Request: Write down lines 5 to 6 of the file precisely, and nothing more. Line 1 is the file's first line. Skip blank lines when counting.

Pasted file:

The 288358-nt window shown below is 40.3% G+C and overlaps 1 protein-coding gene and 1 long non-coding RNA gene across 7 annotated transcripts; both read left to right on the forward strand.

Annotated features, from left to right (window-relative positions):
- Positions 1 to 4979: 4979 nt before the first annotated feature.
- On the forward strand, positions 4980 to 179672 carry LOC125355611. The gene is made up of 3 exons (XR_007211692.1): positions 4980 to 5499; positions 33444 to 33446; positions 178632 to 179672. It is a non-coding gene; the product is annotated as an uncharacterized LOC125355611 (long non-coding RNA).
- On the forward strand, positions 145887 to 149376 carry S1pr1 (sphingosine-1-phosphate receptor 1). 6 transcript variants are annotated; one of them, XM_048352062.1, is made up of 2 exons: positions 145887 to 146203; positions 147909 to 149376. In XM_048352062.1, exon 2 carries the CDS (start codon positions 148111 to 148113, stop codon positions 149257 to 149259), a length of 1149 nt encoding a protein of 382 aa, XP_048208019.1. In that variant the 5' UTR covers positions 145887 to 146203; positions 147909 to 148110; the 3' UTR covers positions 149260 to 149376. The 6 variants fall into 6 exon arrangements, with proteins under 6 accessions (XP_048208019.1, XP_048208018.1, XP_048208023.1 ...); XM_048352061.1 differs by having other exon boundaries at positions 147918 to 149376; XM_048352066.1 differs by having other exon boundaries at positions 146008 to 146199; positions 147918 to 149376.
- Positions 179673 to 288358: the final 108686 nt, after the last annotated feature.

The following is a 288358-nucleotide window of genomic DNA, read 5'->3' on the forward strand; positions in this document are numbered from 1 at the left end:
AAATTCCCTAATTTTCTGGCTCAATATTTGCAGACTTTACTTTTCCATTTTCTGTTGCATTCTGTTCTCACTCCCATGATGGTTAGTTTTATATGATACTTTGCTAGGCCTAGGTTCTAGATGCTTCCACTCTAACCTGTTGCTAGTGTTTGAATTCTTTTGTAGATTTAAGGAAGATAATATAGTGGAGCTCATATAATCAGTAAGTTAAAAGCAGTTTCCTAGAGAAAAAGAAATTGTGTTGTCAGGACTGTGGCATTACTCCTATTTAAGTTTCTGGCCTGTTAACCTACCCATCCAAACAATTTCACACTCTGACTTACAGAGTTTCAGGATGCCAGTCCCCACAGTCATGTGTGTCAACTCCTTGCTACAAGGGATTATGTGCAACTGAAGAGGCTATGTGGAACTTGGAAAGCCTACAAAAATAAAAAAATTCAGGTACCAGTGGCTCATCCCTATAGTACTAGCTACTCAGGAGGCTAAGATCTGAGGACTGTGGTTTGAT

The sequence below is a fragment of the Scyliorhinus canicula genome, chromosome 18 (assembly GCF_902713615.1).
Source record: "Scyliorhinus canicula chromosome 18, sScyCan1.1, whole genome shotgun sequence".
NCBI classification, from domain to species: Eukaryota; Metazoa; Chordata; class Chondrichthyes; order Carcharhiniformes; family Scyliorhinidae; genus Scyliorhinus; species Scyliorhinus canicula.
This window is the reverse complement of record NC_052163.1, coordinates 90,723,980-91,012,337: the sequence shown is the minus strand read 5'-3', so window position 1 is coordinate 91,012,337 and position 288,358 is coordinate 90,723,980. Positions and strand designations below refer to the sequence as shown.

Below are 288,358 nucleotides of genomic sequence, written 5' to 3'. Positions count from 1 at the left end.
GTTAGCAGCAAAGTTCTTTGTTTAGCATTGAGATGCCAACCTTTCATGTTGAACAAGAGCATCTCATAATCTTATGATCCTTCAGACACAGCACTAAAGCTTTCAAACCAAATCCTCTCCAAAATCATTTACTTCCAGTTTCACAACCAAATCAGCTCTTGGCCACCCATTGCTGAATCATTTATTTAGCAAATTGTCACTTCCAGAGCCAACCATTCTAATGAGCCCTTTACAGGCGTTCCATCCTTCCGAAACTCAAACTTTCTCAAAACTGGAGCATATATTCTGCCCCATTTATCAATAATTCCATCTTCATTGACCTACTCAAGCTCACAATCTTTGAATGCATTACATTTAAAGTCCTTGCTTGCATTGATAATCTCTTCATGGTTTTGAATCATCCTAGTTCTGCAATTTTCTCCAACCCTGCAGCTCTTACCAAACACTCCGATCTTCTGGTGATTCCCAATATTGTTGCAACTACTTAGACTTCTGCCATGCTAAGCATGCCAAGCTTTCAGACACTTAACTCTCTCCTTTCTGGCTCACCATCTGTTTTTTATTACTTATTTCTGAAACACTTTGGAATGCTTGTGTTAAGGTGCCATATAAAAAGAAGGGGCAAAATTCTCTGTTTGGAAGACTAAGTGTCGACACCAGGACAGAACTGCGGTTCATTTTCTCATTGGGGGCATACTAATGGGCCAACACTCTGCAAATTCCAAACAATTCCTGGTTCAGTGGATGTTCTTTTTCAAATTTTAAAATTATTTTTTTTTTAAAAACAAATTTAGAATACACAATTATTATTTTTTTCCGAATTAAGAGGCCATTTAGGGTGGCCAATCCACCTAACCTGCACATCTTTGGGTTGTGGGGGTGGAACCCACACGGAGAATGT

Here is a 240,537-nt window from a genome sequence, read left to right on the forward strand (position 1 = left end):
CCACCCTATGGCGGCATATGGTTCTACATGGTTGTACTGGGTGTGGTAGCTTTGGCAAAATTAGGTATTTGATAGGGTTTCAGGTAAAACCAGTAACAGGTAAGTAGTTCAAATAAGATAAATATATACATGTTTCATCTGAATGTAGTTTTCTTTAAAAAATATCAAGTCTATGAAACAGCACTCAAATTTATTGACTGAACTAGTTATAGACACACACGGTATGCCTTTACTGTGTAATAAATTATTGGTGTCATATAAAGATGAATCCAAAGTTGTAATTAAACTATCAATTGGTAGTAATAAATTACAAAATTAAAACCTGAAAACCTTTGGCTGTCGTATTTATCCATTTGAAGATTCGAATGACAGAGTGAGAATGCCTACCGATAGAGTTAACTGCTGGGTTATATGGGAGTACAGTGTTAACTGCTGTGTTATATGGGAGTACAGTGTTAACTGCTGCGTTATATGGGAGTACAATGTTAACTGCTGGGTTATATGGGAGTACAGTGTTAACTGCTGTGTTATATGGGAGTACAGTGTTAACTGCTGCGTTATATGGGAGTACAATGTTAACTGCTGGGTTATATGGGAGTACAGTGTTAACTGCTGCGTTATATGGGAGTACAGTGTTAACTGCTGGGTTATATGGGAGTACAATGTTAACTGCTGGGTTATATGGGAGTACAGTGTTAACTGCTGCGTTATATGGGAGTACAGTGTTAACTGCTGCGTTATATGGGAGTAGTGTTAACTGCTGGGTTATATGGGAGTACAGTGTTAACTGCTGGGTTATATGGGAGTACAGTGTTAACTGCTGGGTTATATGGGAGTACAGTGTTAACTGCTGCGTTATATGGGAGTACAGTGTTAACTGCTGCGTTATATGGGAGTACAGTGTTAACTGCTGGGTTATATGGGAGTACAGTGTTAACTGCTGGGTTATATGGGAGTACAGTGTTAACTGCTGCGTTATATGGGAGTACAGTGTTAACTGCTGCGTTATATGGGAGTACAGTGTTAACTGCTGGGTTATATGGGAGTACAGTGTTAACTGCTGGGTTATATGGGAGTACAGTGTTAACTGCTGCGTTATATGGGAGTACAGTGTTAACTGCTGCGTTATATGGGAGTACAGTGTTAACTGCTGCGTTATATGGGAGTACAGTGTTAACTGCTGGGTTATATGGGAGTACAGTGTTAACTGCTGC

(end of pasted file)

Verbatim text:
- On the forward strand, positions 145887 to 149376 carry S1pr1 (sphingosine-1-phosphate receptor 1). 6 transcript variants are annotated; one of them, XM_048352062.1, is made up of 2 exons: positions 145887 to 146203; positions 147909 to 149376. In XM_048352062.1, exon 2 carries the CDS (start codon positions 148111 to 148113, stop codon positions 149257 to 149259), a length of 1149 nt encoding a protein of 382 aa, XP_048208019.1. In that variant the 5' UTR covers positions 145887 to 146203; positions 147909 to 148110; the 3' UTR covers positions 149260 to 149376. The 6 variants fall into 6 exon arrangements, with proteins under 6 accessions (XP_048208019.1, XP_048208018.1, XP_048208023.1 ...); XM_048352061.1 differs by having other exon boundaries at positions 147918 to 149376; XM_048352066.1 differs by having other exon boundaries at positions 146008 to 146199; positions 147918 to 149376.
- Positions 179673 to 288358: the final 108686 nt, after the last annotated feature.